Archive for the 'Development' Category

Indoor or outdoor play area?

How important would it be to you, to have an indoor and outdoor play area for your children, in the development that you live in? Well it seems that a Dubai doctor is trying to get Abu Dhabi government to introduce guidelines, that would require every new development to have these spaces. Read more at The National.

Dr Rajeshree Singhania, a neuro-development doctor in Dubai, urged the Government to recognise the value of play and introduce guidelines that would reserve space in future developments for indoor and outdoor recreation zones.“It’s an appeal to policymakers to accept the concept of play for what it is,” she said. “It is extremely important for a child’s social, physical and mental development and research has shown that free play helps with their emotional development as well.”

Developers should be obliged to include play areas in high rise buildings, in the same way that zoning laws dictate some land-use regulations, she said.

“When you plan a city there are certain laws requiring ‘X’ amounts of green areas per inhabitant. Well, I am of the opinion that all high-rise buildings should have at least some dedicated play areas so kids can have a place to go and play without going out to the roads, where there’s a lot of traffic.”

Dr Singhania is already putting the plan into practice at Dubai’s City of Arabia property project.

Kindergarters and School

How is your kindergartener learning?  There is a lot of talk about what kindergarteners’ should learn and what they are really learning.  Does your child get to learn through play and exploring, or are they just taking test and learning things that older children should be learn? What do you expect from your child, regarding what they should be able to learn?  Have you asked your child if they enjoy school, and do they tell all about their day?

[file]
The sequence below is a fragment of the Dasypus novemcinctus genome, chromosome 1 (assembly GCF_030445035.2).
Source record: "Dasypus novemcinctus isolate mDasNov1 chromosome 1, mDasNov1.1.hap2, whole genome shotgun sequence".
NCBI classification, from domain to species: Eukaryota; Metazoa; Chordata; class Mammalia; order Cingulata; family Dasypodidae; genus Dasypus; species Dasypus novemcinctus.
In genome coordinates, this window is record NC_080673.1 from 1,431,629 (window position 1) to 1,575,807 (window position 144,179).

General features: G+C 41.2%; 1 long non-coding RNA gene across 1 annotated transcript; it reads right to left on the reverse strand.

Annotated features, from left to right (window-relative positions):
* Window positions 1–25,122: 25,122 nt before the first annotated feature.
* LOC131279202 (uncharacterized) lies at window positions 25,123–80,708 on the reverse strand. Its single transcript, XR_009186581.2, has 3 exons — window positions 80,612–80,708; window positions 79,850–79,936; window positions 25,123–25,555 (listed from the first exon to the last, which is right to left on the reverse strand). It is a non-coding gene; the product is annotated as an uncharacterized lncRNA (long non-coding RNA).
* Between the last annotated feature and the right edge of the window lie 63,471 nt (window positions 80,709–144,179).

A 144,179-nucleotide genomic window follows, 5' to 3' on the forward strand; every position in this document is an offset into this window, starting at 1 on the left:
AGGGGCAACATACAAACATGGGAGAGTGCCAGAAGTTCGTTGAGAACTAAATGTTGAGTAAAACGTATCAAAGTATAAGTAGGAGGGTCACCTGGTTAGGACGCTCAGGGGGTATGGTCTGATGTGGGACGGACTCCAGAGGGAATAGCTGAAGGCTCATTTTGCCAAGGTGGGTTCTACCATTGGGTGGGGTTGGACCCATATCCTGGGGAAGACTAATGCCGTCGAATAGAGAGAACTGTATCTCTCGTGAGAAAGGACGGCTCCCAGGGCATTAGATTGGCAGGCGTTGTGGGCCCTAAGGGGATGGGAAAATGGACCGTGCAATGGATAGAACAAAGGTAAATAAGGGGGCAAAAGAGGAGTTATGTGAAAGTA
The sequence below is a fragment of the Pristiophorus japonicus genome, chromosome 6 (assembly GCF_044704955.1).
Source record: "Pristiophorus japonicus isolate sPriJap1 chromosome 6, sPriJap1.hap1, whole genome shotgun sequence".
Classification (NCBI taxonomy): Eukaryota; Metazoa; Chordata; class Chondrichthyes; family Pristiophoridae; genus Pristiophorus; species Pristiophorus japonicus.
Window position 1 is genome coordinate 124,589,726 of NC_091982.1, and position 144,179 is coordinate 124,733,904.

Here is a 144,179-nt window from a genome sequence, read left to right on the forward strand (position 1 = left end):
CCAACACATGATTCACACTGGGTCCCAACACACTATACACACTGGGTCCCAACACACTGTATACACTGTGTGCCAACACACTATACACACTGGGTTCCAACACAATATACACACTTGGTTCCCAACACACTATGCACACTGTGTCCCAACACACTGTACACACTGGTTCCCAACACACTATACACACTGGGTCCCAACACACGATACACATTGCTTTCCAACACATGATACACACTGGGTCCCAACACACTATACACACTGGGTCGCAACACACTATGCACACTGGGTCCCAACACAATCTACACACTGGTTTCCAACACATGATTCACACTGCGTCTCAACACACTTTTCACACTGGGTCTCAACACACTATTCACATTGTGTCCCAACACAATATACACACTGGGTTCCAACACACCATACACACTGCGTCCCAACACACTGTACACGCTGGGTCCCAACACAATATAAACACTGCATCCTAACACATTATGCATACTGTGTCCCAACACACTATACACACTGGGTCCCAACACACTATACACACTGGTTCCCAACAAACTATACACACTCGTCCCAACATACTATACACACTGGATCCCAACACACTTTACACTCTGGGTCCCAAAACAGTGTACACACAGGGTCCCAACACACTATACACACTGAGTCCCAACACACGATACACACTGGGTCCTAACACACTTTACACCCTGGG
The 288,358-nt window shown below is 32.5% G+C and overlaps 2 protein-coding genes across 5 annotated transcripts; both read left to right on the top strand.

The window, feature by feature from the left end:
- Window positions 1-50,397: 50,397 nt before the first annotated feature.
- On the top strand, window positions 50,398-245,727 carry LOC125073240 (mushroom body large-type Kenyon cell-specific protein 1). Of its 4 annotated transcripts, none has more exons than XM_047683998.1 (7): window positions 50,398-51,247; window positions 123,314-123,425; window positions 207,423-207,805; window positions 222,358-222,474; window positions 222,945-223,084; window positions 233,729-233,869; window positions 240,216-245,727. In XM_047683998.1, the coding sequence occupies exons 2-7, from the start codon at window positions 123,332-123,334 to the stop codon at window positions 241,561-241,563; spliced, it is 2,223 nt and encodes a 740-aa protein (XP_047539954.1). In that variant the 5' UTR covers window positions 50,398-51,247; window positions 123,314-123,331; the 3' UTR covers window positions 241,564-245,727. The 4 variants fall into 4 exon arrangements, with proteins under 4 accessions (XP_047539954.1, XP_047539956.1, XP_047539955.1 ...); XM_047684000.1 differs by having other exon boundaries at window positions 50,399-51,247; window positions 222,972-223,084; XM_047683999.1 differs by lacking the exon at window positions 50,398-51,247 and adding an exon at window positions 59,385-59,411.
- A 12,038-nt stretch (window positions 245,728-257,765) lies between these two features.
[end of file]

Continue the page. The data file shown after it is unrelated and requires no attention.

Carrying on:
I think parents should watch out for school burnout, and pushing children too early.  There needs to be a balance, and we need to help them find that balance.  The child’s natural way of learning is through exploring and playing.  So, ask yourself is exploring, a part of test taking, and does it really help?  I think educators are starting to understand, that children do not learn by tests, and that they need to get back basic and good old Child’s play.  Please give your thoughts.

Children Watching TV, Good or Bad?

Do you let your baby or toddler watch TV, and just what shows are they watching?  A study in the US says that children under two should not watch any TV, and if they do, it should be educational. Read more at LaCrosseTribune.com.

The research involved children younger than 3, so TV is mostly a no-no anyway, according to the experts. But if TV is allowed, it should be of the educational variety, the researchers said.

Every hour per day that kids under 3 watched violent child-oriented entertainment their risk doubled for attention problems five years later, the study found. Even nonviolent kids’ shows like “Rugrats” and “The Flintstones” carried a still substantial risk for attention problems, though slightly lower.

On the other hand, educational shows, including “Arthur,” “Barney” and “Sesame Street” had no association with future attention problems.